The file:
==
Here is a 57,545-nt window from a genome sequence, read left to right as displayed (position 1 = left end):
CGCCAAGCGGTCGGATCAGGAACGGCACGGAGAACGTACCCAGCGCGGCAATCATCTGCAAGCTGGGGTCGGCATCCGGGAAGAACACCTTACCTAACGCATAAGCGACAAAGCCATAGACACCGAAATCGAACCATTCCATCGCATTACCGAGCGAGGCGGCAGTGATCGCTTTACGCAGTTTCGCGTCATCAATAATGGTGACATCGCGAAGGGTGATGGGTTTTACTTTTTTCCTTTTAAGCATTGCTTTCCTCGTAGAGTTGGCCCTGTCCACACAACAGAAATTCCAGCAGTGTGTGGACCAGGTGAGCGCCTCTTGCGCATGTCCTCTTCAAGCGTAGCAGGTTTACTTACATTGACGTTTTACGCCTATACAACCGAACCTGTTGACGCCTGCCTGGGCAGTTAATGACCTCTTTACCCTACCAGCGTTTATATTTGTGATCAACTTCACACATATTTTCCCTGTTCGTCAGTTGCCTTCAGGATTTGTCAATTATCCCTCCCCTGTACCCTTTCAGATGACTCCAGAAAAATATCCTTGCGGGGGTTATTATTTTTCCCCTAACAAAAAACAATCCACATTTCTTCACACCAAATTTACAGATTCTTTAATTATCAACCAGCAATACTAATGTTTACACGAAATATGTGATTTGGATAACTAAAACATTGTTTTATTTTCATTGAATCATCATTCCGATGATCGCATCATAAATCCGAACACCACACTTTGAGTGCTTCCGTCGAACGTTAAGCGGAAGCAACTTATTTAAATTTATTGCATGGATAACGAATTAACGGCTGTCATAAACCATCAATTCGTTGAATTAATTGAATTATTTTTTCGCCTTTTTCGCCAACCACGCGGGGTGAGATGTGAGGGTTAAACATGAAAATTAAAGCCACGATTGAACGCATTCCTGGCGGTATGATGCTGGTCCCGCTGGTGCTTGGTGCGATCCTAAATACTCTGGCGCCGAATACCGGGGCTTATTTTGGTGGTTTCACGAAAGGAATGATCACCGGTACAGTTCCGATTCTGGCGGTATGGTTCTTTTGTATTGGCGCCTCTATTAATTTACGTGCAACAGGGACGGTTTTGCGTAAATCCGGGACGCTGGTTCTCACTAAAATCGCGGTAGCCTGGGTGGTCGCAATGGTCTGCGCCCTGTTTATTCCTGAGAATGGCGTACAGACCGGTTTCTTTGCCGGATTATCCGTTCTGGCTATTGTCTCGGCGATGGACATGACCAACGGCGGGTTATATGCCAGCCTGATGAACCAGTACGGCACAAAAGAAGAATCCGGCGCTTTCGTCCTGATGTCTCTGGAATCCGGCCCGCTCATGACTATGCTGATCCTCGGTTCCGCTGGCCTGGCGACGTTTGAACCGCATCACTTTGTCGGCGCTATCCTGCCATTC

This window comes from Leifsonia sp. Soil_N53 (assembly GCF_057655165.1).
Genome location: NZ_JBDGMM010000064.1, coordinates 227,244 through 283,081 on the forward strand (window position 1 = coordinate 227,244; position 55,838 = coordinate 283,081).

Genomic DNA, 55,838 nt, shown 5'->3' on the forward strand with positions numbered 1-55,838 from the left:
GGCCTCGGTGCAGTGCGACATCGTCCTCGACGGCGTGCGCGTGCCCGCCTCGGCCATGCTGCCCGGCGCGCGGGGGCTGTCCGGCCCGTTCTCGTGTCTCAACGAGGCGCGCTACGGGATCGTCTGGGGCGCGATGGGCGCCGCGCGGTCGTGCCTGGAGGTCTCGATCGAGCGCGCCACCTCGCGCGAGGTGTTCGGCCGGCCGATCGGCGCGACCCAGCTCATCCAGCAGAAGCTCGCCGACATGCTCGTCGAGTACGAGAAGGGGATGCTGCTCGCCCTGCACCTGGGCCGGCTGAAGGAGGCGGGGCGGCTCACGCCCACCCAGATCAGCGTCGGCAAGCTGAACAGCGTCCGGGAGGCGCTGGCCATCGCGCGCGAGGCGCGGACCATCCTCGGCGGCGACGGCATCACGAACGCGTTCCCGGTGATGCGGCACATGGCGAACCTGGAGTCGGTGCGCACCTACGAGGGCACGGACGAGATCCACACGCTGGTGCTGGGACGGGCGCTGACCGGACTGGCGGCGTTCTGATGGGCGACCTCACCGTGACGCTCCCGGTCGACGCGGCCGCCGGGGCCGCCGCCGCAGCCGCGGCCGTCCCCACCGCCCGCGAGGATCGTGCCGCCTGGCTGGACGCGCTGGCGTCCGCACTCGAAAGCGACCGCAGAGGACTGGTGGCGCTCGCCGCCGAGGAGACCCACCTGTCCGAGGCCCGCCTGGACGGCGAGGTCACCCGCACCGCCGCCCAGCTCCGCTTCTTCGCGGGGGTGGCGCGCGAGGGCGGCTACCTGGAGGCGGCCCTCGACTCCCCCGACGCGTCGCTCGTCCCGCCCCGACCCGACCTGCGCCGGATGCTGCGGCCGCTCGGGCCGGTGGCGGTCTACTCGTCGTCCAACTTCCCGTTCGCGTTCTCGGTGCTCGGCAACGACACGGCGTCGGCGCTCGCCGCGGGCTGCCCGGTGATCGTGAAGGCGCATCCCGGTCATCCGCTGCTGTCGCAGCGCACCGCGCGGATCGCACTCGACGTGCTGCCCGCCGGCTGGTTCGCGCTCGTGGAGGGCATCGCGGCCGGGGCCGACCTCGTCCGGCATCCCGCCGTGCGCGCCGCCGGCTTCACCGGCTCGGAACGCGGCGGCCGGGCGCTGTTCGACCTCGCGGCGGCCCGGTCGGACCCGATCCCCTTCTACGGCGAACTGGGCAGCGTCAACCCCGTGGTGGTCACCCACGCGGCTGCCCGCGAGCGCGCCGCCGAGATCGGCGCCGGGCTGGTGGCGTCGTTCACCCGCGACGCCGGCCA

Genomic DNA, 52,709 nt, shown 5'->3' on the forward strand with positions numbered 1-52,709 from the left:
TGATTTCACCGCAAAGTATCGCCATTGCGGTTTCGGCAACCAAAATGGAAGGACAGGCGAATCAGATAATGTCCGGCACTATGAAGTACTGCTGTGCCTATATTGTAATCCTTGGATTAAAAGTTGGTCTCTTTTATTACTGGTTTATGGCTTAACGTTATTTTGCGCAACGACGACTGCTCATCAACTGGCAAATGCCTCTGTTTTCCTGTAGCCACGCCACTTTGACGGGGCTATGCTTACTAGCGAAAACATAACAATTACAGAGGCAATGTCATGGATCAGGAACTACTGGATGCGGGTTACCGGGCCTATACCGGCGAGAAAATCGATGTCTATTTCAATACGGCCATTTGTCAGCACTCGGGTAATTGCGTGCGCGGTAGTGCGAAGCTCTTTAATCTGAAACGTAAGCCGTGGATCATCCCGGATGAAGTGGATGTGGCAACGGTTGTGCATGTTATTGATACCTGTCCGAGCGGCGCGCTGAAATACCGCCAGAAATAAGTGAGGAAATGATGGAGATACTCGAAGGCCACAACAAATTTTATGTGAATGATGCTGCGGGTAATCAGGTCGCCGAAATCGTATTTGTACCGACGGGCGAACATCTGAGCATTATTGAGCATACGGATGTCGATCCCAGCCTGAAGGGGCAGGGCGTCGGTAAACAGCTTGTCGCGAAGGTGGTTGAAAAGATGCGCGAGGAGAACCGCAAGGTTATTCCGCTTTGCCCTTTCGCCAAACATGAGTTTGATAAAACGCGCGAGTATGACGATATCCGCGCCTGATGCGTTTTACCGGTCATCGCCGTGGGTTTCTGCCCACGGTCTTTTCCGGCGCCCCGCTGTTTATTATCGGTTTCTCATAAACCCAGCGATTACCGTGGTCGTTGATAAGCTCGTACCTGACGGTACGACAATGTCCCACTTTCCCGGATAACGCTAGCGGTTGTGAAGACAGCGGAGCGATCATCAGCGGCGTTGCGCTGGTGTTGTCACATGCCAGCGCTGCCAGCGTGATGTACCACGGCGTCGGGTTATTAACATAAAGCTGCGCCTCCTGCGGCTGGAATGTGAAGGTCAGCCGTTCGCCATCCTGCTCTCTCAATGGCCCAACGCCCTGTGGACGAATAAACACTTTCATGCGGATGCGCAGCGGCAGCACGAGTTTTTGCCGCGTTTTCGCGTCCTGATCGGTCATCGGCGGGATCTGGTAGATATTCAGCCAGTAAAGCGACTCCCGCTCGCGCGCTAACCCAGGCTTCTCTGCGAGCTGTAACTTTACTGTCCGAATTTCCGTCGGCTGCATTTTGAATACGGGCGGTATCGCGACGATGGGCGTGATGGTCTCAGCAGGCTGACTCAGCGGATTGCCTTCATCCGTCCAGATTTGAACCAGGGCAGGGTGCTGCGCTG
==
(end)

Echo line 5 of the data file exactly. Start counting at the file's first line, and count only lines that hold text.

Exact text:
Genomic DNA, 55,838 nt, shown 5'->3' on the forward strand with positions numbered 1-55,838 from the left: